Intersession reliability of 1RM testing with the HBS exercise is expressed with 95% CI. Change in the mean between HBS1 and HBS2 was −1.1% (−3.3 to 1.0). Typical error, expressed as a CV, was 2.6% (1.9–4.3). The ICC between 1RM scores was 0.98 (0.93–0.99). The bias and limits of agreement between HBS1 and HBS2 are shown in a Bland-Altman plot (−2.12 ± 12.22 kg; Figure 4).
Although the back squat exercise is frequently prescribed in both athletic and clinical populations to develop lower-body muscular strength in a functional movement pattern (13,16,28), individuals with anterior glenohumeral instability or restricted glenohumeral ROM may be unable to safely achieve sufficient arm positioning to support the bar with their hands (11). Therefore, the purpose of this study was to report on the validity of the HBS compared with a traditional back squat and to determine its intersession reliability. The main findings of this article demonstrated a very strong relationship between maximal levels of strength measured between the traditional back squat and HBS exercises, and high intersession reliability when using the HBS exercise to quantify 1RM. These data suggest that the HBS may be used as a valid alternative to the traditional back squat when quantifying lower-body strength.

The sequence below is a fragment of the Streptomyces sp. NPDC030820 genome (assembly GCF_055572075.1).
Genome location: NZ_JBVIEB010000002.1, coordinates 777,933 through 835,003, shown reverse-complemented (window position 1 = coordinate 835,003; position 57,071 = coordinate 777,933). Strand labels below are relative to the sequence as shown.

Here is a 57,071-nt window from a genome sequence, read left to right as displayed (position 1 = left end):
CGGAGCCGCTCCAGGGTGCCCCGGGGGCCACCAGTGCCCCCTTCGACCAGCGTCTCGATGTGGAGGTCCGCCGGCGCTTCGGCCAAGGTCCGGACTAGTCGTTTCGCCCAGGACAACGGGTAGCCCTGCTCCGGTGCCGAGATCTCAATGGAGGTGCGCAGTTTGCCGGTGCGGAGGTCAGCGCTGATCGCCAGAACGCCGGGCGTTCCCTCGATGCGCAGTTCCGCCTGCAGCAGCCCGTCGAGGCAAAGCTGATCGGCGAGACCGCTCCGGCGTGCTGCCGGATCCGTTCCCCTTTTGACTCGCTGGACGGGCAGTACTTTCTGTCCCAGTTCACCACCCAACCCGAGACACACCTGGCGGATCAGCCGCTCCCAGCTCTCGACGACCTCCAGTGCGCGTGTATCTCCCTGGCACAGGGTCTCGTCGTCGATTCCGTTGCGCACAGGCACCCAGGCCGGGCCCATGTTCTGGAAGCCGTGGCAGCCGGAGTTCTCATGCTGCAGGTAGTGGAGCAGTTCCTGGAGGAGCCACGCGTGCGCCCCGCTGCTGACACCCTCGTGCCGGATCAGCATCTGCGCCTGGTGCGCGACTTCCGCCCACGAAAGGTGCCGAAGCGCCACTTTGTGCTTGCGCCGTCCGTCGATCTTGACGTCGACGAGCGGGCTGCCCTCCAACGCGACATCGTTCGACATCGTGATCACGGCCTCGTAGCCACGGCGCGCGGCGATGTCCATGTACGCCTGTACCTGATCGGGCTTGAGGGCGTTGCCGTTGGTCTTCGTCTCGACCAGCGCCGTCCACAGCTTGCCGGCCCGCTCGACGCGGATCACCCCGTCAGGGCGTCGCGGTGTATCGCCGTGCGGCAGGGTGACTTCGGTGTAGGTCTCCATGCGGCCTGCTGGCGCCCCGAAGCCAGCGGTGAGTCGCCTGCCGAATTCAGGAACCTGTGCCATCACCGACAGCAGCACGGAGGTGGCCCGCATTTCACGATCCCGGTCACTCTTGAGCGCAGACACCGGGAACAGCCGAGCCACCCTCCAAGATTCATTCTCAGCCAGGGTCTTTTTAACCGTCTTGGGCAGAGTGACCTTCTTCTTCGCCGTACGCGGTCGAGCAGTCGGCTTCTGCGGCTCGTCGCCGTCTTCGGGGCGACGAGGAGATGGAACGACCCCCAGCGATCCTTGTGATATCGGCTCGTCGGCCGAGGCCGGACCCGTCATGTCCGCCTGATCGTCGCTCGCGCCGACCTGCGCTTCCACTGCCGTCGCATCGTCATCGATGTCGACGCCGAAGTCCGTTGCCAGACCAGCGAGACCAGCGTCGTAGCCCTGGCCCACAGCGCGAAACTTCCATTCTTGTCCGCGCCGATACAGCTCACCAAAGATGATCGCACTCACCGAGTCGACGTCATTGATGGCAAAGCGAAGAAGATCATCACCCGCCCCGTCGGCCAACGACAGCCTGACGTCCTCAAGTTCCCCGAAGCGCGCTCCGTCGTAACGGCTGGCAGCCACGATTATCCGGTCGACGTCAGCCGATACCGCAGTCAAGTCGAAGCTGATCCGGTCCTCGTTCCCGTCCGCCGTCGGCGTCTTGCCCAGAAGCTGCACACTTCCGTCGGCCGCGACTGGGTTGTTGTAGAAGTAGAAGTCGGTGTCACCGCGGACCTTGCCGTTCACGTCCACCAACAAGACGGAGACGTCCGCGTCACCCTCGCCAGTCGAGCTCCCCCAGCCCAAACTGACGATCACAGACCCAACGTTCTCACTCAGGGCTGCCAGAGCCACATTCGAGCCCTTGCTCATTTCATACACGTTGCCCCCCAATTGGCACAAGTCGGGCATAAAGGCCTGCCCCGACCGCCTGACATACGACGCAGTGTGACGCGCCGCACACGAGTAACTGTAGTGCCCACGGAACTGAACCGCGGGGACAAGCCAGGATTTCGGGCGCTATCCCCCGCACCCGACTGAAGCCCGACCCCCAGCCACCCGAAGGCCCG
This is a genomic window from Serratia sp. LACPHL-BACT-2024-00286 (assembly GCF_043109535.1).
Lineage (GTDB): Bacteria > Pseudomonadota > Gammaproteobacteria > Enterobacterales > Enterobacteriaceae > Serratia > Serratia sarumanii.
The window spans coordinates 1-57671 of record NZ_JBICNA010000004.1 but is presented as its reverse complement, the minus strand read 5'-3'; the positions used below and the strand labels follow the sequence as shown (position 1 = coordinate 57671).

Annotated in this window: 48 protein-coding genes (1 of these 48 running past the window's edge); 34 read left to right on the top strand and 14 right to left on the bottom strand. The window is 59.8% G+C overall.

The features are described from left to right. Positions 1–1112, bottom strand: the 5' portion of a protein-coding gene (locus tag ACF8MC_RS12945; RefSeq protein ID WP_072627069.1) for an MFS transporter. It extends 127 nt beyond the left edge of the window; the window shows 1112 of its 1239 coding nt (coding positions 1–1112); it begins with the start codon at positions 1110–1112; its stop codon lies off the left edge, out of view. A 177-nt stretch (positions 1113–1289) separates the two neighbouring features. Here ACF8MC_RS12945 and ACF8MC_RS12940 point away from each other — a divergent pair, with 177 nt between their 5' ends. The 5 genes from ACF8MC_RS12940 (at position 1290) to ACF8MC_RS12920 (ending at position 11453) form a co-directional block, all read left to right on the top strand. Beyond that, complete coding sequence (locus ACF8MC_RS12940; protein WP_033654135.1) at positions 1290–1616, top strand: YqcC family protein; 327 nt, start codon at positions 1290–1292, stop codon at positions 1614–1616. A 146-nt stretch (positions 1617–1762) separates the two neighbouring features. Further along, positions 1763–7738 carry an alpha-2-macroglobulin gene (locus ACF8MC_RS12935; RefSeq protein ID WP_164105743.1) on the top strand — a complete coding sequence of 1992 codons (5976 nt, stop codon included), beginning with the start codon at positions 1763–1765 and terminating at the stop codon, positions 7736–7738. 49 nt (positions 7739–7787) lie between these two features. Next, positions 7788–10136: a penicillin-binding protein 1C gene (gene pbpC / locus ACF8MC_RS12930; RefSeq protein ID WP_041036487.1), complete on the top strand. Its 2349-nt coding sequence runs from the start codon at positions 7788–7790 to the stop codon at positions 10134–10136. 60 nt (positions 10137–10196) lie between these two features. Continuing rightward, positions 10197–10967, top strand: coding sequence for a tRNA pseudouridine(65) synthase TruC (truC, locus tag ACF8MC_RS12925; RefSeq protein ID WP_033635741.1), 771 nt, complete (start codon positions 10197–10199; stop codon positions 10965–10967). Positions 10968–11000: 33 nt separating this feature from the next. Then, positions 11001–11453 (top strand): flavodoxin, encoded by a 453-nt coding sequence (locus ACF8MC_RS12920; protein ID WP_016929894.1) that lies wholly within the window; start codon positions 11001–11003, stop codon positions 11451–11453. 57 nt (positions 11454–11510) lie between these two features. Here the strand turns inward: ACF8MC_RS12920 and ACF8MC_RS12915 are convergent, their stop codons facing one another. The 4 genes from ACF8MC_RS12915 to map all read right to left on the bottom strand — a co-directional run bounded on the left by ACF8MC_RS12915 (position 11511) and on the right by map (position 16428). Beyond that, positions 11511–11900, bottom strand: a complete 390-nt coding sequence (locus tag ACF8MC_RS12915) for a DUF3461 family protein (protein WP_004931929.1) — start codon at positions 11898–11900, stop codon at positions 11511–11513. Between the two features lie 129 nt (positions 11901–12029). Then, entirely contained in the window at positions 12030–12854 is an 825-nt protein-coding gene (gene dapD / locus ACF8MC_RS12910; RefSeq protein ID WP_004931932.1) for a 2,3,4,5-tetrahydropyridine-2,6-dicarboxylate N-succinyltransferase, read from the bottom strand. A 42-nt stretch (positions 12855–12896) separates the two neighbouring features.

During the traditional back squat, the glenohumeral joint is maintained in a position of humeral abduction combined with external rotation to allow the hands to support the bar on the upper trapezius (5,11,14). Because of the large amount of muscle mass recruited to perform the back squat, 1RM scores for healthy male athletes can range between ∼110 and 180 kg, with exceptional athletes often lifting up to 250 kg (14). These large loads in combination with an abducted and externally rotated shoulder position result in extensive stress on the glenohumeral complex, and should therefore be avoided by those suffering anterior glenohumeral instability or restricted ROM in the shoulder (5,11,14). Indeed, these individuals may experience pain in posterior region of the shoulder when placing the upper extremities in this position (15). Although the front squat has been proposed as an alternative exercise for these populations, it is estimated that during the initial learning phase individuals will only be able to lift ∼60% of their back squat 1RM, which increases to ∼80% after achieving technical proficiency in the exercise (14). Furthermore, individuals who are unfamiliar with the front squat often lack the required flexibility in the wrist and shoulder to maintain correct hand and arm placement when in the front rack position (2). Special populations (i.e., individuals with amputation) may also be unable to support the bar with the hands across the anterior deltoids and clavicles to perform the front squat.